U.S. gains indefinite continued use of air base in Kyrgyzstan

U.S. Defense Secretary Donald H. Rumsfeld won assurances from Kyrgyz authorities Tuesday that U.S. forces can continue to use an airbase near the Kyrgyz capital.

"The base at Manas will stay as long as the situation in Afghanistan requires," Maj. Gen. Ismail Isakov, the Kyrgyz defense minister, said during a news conference with Rumsfeld, reports the AP.

After his election on July 10, President Kurmanbek Bakiyev had said that in light of progress toward stabilizing Afghanistan it was time to consider a U.S. exit from Manas International Airport, where about 1,000 U.S. troops are stationed.

At the news conference, Rumsfeld declined to comment on the future of U.S. access to Manas, saying it was a matter for the Kyrgyz government to decide.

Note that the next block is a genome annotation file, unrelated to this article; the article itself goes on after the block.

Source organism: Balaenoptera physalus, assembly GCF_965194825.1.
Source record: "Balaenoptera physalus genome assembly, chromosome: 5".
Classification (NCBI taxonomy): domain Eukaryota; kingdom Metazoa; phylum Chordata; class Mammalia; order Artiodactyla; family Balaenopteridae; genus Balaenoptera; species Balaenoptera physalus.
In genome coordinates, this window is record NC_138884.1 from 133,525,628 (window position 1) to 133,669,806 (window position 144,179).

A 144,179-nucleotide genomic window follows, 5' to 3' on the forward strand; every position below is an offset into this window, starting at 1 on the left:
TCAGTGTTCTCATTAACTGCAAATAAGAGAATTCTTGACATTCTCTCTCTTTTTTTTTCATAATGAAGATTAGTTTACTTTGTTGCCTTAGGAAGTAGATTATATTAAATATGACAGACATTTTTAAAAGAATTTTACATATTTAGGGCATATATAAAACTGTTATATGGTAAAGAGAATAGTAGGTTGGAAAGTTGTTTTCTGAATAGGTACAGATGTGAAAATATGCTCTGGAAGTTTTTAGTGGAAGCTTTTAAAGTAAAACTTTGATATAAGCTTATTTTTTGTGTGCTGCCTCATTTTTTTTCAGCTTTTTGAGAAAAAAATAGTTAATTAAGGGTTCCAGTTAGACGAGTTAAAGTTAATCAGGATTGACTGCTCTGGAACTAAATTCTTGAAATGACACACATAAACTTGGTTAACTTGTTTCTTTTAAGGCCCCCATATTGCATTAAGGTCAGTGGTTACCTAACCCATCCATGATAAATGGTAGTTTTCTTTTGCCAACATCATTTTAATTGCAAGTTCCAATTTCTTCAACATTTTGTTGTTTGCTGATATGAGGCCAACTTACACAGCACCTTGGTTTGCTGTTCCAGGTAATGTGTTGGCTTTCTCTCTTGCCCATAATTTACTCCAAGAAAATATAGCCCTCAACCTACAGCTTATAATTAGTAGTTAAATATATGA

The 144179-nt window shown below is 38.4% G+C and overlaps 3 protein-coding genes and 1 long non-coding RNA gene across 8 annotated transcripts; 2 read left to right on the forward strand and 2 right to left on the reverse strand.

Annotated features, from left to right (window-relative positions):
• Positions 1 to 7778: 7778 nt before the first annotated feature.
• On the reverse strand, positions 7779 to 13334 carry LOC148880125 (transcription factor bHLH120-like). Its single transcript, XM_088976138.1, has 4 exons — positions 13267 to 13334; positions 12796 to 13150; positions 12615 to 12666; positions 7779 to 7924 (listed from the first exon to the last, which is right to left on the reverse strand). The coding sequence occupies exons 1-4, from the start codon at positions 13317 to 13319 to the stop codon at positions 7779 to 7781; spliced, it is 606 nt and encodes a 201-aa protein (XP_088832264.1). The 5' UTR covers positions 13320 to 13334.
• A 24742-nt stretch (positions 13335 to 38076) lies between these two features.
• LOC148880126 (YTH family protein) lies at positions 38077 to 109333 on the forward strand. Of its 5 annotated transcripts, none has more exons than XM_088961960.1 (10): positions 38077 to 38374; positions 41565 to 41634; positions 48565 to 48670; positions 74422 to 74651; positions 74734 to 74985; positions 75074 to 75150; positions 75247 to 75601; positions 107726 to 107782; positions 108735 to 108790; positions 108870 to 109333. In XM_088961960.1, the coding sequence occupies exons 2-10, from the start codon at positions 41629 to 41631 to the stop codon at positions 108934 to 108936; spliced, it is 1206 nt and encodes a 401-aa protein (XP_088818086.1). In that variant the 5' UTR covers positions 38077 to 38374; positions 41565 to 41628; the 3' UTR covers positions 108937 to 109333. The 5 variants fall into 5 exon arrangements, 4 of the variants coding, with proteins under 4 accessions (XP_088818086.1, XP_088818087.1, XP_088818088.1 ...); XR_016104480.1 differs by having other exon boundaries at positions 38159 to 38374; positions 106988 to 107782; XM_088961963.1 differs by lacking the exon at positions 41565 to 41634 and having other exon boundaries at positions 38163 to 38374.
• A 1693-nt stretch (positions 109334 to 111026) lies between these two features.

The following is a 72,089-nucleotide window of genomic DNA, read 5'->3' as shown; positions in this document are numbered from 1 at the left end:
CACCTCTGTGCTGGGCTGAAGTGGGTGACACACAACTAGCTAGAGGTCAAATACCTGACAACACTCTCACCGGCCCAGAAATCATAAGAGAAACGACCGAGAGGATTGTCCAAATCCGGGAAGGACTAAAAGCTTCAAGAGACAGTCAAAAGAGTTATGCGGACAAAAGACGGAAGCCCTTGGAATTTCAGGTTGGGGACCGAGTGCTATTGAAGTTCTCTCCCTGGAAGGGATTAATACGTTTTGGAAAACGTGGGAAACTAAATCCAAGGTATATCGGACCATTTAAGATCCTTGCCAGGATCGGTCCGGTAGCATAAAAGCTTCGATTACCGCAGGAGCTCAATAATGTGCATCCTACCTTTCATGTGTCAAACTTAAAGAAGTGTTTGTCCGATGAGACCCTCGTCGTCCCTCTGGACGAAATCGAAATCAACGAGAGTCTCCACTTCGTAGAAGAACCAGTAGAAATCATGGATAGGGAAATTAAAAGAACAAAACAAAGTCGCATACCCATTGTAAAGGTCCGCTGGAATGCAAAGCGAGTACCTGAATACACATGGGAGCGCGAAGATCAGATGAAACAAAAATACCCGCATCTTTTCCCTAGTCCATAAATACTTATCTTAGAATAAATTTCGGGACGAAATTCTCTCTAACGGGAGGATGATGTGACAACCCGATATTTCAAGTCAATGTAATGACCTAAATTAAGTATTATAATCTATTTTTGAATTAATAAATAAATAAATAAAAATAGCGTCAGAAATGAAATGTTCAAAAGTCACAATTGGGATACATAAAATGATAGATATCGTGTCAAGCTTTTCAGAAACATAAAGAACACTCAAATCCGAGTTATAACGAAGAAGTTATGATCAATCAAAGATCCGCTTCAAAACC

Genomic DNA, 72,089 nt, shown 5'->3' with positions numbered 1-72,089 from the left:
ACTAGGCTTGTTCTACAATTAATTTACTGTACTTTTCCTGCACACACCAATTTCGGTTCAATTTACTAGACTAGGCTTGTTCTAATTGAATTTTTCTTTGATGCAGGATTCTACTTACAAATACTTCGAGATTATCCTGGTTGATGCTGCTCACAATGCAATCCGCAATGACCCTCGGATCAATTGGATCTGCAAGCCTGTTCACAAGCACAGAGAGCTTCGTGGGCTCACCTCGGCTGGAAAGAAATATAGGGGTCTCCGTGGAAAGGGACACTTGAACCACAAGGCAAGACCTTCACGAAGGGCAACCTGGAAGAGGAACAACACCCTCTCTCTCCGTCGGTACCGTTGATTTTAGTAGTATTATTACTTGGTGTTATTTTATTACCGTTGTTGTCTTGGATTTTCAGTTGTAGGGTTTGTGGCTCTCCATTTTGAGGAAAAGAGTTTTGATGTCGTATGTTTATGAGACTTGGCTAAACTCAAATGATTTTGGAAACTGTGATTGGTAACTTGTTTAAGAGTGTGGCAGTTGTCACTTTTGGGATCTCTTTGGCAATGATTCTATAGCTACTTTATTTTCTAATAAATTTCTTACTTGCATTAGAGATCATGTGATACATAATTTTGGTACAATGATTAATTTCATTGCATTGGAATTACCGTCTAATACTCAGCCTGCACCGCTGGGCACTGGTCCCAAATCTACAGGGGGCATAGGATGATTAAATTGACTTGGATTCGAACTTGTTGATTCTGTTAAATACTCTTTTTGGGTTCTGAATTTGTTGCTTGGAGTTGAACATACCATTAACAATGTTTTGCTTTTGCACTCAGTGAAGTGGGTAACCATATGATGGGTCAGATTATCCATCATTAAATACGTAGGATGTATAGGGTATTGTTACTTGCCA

But as he was approaching his plane to depart, Rumsfeld told a small group of U.S. troops that they should not wonder about the future U.S. presence in Kyrgyzstan, saying they should not be thinking about packing their bags any time soon.

In remarks at the start of his meeting with Bakiyev, Rumsfeld congratulated his government on the conduct of the election. The U.S. use of Manas for air support operations in Afghanistan contributes about $50 million (Ђ41.4 million) a year to the Kyrgyz economy, according to U.S. officials.

The Uzbek government has raised doubt about continued U.S. access to Karshi-Khanabad air base, which has been used as a staging point for operations in Afghanistan since the start of the war in October 2001.

Earlier Shanghai Cooperation Organization issued a statement calling for the United States to set a timetable for withdrawing its forces from Uzbekistan and Kyrgyzstan.

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